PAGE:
In addition, we are consulting on bringing forward the end to the sale of new petrol and diesel cars and vans from 2040 to 2035, or earlier if a faster transition appears feasible, as well as including hybrids for the first time. By talking to stakeholders about the best way to achieve that ambition, the Government will more easily be able to identify what measures would be needed to support the transition to zero-emission and electric motoring.

Q
(East Lothian)
Asked on: 22 April 2020
Home Office
Immigration Controls: Coronavirus
Commons
To ask the Secretary of State for the Home Department, what support the Government has provided to UK Border Force and Immigration Enforcement to manage arrivals in remote ports and at smaller airports during the covid-19 outbreak.
A
Answered by: Chris Philp
Answered on: 18 June 2020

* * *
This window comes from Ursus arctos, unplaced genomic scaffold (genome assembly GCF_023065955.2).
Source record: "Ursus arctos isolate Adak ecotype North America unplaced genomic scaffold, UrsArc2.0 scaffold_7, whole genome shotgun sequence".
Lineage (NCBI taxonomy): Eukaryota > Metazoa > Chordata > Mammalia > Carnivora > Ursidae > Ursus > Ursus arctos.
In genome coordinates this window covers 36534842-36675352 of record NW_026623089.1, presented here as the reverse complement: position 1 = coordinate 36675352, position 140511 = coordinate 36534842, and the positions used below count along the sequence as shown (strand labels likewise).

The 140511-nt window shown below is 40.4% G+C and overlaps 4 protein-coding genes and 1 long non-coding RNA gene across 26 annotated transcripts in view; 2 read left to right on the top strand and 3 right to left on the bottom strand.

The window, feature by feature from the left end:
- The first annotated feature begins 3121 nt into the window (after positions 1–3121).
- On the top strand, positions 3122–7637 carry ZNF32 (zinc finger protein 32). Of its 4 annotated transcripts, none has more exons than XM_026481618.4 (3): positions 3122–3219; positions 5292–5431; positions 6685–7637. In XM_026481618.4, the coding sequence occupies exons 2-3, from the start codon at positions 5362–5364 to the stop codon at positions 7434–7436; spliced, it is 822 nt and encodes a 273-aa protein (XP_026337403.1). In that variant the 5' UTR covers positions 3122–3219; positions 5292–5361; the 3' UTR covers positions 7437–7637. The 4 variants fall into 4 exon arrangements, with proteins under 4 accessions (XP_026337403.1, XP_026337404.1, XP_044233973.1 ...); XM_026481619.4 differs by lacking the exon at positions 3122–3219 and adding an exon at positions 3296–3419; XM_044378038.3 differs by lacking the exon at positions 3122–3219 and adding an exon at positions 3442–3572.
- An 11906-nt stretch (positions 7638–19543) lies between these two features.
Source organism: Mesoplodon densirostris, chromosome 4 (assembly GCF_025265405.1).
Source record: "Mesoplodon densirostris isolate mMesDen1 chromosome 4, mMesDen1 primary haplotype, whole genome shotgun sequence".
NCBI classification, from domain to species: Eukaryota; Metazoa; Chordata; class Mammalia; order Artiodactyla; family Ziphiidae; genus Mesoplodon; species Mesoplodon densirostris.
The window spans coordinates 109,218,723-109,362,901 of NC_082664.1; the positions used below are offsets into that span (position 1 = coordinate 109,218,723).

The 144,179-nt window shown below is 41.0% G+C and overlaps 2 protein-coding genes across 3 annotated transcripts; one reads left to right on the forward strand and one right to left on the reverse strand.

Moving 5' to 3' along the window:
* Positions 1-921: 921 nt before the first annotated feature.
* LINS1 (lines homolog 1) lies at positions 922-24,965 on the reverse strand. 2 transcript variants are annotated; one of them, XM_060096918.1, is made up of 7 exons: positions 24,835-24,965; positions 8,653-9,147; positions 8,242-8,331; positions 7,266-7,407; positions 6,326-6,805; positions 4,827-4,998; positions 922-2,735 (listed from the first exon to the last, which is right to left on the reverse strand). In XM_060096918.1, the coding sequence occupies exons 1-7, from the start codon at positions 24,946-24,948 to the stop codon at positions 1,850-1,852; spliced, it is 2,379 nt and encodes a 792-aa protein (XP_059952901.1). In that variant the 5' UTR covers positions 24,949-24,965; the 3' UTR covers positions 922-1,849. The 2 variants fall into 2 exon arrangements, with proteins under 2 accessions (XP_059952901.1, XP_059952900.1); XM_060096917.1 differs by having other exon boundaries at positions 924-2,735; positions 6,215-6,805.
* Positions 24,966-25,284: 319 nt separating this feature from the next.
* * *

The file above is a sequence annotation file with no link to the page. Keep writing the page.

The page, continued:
Border Force is continuing to keep the UK’s border secure and has robust contingency plans in place to respond the covid-19 pandemic driven by the latest scientific and medical advice.

We exercise a range of options at small and remote ports dependent on risk and continue to do so in line with public health and devolved administrations, without comprising security checks.

Border Force are working closely with law enforcement partners on the response to threats at the border during the Covid outbreak, and that includes our response at smaller airports/ports

Q
(Leicester South)
Asked on: 01 June 2020
Department of Health and Social Care
Coronavirus: Disease Control
Commons
To ask the Secretary of State for Health and Social Care, what discussions he has had with local authority leaders on the provision of covid-19 testing, tracking and tracing in local authority areas.